In response to:

Genes and Racism

birdfighter Wrote: Apr 23, 2013 10:08 AM
In the 1600's Shakespeare wrote a play, "Othello", wherein the leading lady is married to a black moor, Othello. The play caused no uproar in society about race. If you study a thousand years of Roman history, and add another thousands years of the Byzantine empire, an offshoot of Rome, you will find almost nothing about racial superiority. Racism, as we know it, doesn't really begin until the Imperalism age where countries like England and Spain, in subjugating new lands, needed moral justification for that subjugation.
ArizonaPatriot Wrote: Apr 23, 2013 1:54 PM
There was nothing new about European nations subjugating new lands and seeking moral justification for such subjugation. Conquest, tribalism, and hatred or disdain of foreigners are as old as the human race. The Egyptians hated and enslaved the Hebrews. The Jews hated and despised the Samaritans. For that matter, the Romans despised (and enslaved) many other racial/ethnic groups, including the Jews, and firmly believed in Roman superiority.
Ed52 Wrote: Apr 23, 2013 11:29 AM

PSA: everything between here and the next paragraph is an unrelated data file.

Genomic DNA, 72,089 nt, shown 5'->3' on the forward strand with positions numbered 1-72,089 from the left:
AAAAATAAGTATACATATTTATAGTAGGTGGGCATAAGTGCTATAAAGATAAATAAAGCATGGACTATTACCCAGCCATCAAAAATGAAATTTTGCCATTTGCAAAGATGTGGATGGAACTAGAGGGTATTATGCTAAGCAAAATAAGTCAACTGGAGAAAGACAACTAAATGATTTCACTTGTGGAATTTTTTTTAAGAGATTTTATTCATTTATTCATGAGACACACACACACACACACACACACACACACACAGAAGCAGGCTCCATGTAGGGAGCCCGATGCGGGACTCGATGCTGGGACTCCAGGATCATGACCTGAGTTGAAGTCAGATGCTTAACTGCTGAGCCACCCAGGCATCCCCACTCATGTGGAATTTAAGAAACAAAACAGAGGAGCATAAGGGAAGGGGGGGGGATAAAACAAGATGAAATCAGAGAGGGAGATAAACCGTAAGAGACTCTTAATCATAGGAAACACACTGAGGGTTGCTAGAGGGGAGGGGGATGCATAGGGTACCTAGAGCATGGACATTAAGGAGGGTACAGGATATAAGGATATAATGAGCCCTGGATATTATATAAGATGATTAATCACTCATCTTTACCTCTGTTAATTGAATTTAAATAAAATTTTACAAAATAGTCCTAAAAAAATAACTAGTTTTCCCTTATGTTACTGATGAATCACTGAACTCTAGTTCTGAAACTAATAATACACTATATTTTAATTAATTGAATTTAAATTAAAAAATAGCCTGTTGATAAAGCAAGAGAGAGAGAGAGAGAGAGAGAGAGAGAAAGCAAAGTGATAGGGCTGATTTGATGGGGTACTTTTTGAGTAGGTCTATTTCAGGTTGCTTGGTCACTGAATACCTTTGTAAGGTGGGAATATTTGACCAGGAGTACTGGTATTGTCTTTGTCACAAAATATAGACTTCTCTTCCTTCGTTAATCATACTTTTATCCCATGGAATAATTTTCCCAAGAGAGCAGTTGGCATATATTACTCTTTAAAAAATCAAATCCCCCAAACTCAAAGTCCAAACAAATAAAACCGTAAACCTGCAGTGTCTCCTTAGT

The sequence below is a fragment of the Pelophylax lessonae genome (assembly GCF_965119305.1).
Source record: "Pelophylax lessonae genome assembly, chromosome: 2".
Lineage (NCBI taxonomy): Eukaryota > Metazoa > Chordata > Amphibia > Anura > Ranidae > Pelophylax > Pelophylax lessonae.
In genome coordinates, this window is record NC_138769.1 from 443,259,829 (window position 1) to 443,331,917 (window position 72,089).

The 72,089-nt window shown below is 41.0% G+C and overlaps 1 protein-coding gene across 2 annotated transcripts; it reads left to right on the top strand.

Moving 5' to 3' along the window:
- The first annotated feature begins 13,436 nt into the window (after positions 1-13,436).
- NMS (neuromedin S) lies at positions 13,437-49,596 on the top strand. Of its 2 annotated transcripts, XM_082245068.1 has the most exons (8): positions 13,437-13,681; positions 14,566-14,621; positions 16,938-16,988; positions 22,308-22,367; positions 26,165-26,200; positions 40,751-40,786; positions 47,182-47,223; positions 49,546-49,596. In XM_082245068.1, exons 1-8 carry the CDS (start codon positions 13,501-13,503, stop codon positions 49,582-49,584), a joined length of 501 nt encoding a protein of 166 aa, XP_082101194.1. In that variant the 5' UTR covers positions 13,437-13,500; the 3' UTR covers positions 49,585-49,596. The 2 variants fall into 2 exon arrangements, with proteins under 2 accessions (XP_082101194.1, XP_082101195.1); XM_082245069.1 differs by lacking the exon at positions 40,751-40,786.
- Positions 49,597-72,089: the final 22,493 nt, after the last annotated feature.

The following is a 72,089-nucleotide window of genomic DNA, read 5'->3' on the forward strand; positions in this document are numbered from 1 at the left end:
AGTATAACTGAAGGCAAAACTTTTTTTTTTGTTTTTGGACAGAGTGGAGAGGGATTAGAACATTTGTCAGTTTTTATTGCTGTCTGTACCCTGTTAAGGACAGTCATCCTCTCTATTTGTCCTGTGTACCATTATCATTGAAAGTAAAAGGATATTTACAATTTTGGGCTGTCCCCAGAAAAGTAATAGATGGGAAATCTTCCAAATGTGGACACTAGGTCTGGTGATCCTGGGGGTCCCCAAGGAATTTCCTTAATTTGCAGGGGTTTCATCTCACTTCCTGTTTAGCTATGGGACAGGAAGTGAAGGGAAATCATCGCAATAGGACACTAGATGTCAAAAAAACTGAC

Don't overlook Madison Grant's push for eugenics and his "Passing of the Great Race" that promoted the Master Race idea and other idiocies embraced by Hitler. Every culture that uses/exploits/fights/fears an identifiable population has to brand that population as extremely inferior.
During decades of watching both collegiate and professional football, I have seen hundreds of touchdowns scored by black players -- but not one extra point kicked by a black player.

Is this because blacks are genetically incapable of kicking a football or because racists won't let blacks kick a football?

Most of us would consider either of these explanations ridiculous. Yet genes and discrimination were the predominant explanations of black-white differences offered by intellectuals in the 20th century.

It was genes that were the preferred explanation in the early decades of that century and discrimination in the later decades, as I show in my...